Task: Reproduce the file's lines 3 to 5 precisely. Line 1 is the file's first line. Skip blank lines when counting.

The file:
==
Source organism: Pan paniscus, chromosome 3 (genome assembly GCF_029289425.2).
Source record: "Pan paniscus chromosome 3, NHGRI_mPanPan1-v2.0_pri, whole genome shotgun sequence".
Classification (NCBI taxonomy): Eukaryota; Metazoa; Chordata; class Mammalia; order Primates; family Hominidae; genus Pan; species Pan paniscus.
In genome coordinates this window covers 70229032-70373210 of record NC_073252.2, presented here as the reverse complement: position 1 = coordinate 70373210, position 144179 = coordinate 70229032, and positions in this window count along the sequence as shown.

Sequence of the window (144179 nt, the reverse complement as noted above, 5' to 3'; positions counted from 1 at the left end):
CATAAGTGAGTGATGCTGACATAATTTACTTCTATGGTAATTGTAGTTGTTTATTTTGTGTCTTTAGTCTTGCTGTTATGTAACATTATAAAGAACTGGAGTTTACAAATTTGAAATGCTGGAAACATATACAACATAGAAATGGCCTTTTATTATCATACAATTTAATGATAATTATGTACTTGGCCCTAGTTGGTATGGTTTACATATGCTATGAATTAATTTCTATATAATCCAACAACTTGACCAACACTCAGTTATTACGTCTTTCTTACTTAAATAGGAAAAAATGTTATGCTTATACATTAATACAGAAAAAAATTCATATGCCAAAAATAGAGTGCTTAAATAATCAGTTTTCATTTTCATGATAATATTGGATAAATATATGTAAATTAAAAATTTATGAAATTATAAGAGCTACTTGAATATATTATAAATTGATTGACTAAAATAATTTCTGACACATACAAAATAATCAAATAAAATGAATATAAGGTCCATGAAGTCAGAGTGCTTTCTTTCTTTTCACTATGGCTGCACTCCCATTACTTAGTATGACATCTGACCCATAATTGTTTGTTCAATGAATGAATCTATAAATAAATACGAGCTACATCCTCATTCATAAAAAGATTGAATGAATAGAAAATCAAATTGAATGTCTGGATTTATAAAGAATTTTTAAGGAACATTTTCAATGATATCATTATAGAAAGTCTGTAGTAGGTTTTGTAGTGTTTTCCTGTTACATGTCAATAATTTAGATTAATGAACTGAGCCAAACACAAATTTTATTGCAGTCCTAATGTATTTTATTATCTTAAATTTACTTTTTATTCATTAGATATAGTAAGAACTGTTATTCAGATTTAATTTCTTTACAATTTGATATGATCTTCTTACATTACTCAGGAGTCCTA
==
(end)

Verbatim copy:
Classification (NCBI taxonomy): Eukaryota; Metazoa; Chordata; class Mammalia; order Primates; family Hominidae; genus Pan; species Pan paniscus.
In genome coordinates this window covers 70229032-70373210 of record NC_073252.2, presented here as the reverse complement: position 1 = coordinate 70373210, position 144179 = coordinate 70229032, and positions in this window count along the sequence as shown.

Sequence of the window (144179 nt, the reverse complement as noted above, 5' to 3'; positions counted from 1 at the left end):